• Denial is another problem. In one study, the level of teamwork perceived by attending surgeons compared to other operating room staff differed significantly. Most surgical residents (73 percent) and attending surgeons (64 percent) perceived high levels of teamwork. But only 39 percent of attending anesthesiologists and 28 percent of surgical nurses reported high levels of teamwork.

  • Team leaders often are in denial about their own limitations, too. Seventy percent of attending surgeons agreed with this statement: "Even when fatigued, I perform effectively during critical times." In contrast, only 26 percent of aviation pilots agreed with the statement.

  • Communications, teamwork and other so-called "soft" interpersonal skills are not emphasized in the education and training of physicians, nurses and other medical personnel. A premium is placed on individual technical proficiency, not facilitating human interactions. Many docs are averse to anything that comes close to "psychobabble."


    One reason pilots are more alert to their own limitations is for years now the Federal Aviation Administration has mandated air carriers conduct Crew Resource Management (CRM) training for all flight crews. Investigations have shown that more than two-thirds of all air crashes involved pilot error — not technical incompetence but a lack of communication and coordination among the crew.

    There is no universal CRM training model. The FAA permits airlines to customize their own programs. Still, many basic principles of CRM apply to workplace efforts to develop effective safety teams.

    CRM's objective is to train team members to detect, prioritize and manage threats, hazards and errors. Leadership, communication, decision-making, and situational awareness are among the skills needed.

    CRM — and really any attempt to improve the efficiency and safety performance of teams — does not lend itself to traditional "chalk and talk" training lectures. Or canned, step-by-step cookbook programs. The dynamics of teams, the interaction of personalities, and the changing conditions they confront require much more flexibility. CRM is usually taught in multi-day workshops, with groups of teams led by a trained facilitator. It's is no two-hour "quick fix" which concludes: "You should speak up more next time."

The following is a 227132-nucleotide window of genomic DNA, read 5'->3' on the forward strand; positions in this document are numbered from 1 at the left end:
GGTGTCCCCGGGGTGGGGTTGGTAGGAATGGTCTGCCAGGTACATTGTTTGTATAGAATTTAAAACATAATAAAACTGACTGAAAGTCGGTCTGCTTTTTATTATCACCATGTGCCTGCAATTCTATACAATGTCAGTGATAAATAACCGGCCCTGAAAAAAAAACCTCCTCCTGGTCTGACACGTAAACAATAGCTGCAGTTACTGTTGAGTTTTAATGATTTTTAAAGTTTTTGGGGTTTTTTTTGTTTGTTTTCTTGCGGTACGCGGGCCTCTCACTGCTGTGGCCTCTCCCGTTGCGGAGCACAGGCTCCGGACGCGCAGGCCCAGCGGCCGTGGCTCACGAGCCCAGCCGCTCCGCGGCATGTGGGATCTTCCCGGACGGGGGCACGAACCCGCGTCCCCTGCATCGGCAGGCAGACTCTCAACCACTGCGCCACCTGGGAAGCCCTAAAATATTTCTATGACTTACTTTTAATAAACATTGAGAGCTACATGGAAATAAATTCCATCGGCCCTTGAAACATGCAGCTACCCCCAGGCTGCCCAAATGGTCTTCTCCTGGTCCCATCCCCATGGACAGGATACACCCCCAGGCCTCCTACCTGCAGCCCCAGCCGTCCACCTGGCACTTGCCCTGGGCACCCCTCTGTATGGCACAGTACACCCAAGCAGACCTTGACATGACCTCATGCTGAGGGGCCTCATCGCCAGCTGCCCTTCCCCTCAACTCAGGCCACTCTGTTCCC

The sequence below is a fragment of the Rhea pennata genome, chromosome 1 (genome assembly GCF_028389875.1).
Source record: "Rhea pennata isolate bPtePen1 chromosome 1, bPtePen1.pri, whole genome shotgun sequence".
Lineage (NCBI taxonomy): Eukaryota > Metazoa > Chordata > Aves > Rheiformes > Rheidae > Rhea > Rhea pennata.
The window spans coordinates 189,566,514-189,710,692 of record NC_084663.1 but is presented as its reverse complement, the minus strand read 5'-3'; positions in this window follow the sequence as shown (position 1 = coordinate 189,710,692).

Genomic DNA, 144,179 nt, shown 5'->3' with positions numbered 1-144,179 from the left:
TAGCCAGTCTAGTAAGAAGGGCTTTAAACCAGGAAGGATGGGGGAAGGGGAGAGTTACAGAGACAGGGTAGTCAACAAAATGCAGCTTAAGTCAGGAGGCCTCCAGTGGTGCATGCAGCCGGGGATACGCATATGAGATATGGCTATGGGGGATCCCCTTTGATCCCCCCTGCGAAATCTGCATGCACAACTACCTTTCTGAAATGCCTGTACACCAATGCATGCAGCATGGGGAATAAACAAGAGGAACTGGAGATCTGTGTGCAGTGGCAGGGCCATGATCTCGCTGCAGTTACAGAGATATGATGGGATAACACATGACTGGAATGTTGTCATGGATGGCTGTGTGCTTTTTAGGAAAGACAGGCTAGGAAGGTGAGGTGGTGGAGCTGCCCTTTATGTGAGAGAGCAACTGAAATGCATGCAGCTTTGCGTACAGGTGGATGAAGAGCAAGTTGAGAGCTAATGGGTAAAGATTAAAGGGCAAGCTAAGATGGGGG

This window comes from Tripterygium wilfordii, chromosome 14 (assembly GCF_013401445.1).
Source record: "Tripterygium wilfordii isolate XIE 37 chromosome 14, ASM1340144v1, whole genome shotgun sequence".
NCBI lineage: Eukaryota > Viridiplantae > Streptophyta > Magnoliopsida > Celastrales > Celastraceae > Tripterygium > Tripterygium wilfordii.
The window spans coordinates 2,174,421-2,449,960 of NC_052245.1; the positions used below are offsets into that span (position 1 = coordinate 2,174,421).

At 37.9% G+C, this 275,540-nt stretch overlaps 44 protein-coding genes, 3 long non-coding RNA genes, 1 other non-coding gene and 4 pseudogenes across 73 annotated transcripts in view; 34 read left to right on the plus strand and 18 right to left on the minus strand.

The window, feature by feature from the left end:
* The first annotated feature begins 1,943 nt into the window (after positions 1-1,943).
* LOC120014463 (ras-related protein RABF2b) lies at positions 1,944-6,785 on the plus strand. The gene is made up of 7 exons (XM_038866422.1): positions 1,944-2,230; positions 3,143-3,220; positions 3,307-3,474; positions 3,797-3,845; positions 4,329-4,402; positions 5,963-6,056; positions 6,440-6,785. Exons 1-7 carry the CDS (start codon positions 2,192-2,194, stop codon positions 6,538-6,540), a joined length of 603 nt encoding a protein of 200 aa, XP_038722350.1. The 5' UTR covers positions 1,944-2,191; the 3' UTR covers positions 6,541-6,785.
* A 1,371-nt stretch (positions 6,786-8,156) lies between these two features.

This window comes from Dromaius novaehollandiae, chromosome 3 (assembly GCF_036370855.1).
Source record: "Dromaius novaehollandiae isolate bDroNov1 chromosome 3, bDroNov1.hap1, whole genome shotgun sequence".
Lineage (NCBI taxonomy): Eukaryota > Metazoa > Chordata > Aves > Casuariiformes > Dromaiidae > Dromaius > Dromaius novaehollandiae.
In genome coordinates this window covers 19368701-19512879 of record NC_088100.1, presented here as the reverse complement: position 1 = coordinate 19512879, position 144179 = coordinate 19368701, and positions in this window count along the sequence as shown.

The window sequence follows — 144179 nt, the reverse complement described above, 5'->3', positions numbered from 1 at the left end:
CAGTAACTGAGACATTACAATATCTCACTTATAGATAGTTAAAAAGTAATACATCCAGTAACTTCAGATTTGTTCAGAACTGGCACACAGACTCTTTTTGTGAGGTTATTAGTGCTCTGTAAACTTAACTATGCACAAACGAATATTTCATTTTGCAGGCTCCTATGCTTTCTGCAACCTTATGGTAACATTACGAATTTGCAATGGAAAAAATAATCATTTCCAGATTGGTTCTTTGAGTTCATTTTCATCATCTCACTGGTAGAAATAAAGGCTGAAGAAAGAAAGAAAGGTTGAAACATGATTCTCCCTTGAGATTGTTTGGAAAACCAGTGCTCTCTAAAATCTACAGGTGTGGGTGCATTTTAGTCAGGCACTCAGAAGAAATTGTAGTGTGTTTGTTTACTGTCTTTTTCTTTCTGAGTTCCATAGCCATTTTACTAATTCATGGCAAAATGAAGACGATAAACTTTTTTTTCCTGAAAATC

If you're a safety pro in industry, you might want to consider adapting some CRM training concepts and techniques to confined safety entry, lockout-tagout, emergency response and other activities requiring communication and coordination among a small group of employees. You can:

    • Use simulations, reenactments and videotapings.
    • Use interactive group debriefings.
    • Educate crews on human limitations (fatigue, workload, etc.), cognitive errors based on misperceptions and the effect of stressors such as multi-tasking, interfacing with lots of technical equipment, and time pressures.
    • Have team members assess personal and peer behavior — openness to feedback, communication styles, reactions to stress and personality types.
    • Have team members monitor and rate critical behaviors affecting team performance, such as the need for high vigilance and not rushing through instructions and directions.
    • Set up peer monitoring and feedback procedures — something familiar to anyone who has implemented behavior-based safety processes.
    • Teach behavioral teamwork skills, such as knowing how to immediately step in and intervene when one team member observes another making a suspected error, taking a risk, or becoming overwhelmed by stressors.
    • This kind of intervention requires teaching communication skills that include inquiry ("Is everything OK? It seems you're falling asleep.)", advocacy and assertion ("Captain, we're losing altitude."), conflict resolution ("Shut up. I know what I'm doing." "No you don't.") and decision-making ("It's time to pull out.")
    • Effective teams also need to be trained in situational awareness — how to process technical data and interpret changing physical conditions; hazard recognition; problems of personal "perception filters" or biases; and awareness of disruptive (intimidating, interfering, deferential, apathetic and risk taking, for example) attitudes and behaviors.